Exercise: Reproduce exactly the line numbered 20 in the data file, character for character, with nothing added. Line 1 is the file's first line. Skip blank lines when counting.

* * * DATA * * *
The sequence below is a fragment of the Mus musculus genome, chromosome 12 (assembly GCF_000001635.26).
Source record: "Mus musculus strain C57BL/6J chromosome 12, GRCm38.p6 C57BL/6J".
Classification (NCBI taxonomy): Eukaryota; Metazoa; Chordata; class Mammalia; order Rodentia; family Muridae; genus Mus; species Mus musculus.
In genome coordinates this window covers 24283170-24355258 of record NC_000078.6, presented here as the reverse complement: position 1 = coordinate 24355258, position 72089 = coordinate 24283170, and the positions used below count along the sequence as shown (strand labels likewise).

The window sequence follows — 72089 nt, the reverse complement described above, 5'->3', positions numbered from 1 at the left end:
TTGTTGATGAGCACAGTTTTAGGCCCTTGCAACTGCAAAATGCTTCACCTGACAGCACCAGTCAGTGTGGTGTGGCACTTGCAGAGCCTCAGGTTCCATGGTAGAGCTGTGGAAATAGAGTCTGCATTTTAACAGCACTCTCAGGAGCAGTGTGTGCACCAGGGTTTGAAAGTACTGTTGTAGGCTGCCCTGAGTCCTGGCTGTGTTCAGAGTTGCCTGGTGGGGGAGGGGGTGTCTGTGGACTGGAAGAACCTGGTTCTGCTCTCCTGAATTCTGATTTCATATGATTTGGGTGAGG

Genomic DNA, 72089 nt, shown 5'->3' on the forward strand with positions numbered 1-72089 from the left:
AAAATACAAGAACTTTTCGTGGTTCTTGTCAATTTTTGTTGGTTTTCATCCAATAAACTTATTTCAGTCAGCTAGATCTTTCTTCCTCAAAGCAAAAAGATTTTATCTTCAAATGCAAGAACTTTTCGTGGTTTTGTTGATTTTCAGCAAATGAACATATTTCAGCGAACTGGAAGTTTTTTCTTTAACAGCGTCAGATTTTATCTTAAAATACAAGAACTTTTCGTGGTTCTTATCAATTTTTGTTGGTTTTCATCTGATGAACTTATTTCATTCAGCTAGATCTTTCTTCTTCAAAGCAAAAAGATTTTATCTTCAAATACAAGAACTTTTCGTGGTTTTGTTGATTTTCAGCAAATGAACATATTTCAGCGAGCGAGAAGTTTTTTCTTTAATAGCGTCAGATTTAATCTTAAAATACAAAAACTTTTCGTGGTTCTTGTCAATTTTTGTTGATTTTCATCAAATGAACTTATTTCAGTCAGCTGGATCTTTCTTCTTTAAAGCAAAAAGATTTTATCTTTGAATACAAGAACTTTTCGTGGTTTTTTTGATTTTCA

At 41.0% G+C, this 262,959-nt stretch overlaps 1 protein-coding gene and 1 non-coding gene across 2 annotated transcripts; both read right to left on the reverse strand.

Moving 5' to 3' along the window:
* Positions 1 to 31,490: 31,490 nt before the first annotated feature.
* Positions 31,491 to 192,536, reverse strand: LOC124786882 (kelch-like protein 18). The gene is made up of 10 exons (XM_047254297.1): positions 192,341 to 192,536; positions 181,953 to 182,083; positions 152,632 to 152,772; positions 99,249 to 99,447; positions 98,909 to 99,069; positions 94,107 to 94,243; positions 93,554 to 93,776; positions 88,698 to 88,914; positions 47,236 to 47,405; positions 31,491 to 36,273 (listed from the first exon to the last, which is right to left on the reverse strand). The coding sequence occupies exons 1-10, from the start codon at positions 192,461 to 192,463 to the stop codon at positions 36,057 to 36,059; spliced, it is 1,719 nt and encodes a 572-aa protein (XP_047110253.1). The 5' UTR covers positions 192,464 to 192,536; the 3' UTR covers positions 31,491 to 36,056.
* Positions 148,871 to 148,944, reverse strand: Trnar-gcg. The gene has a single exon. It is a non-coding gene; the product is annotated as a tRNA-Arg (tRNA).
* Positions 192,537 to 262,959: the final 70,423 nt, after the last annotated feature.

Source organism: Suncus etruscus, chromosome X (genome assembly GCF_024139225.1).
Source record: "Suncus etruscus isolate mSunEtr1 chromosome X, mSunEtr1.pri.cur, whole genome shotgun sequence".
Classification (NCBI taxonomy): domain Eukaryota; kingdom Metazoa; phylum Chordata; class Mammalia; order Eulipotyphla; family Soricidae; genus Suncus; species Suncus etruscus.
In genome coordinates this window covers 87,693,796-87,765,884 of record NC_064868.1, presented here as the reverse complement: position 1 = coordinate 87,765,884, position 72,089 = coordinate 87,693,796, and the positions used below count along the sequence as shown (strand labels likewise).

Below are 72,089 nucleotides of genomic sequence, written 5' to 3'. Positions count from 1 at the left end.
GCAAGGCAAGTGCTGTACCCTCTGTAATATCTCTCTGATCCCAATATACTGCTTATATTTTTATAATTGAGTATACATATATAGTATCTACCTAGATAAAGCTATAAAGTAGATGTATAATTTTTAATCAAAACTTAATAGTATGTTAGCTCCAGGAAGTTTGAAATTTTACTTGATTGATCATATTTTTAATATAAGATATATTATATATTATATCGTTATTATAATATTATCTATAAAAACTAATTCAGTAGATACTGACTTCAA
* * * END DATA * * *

GCAAGGCAAGTGCTGTACCCTCTGTAATATCTCTCTGATCCCAATATACTGCTTATATTTTTATAATTGAGTATACATATATAGTATCTACCTAGATAAAGCTATAAAGTAGATGTATAATTTTTAATCAAAACTTAATAGTATGTTAGCTCCAGGAAGTTTGAAATTTTACTTGATTGATCATATTTTTAATATAAGATATATTATATATTATATCGTTATTATAATATTATCTATAAAAACTAATTCAGTAGATACTGACTTCAA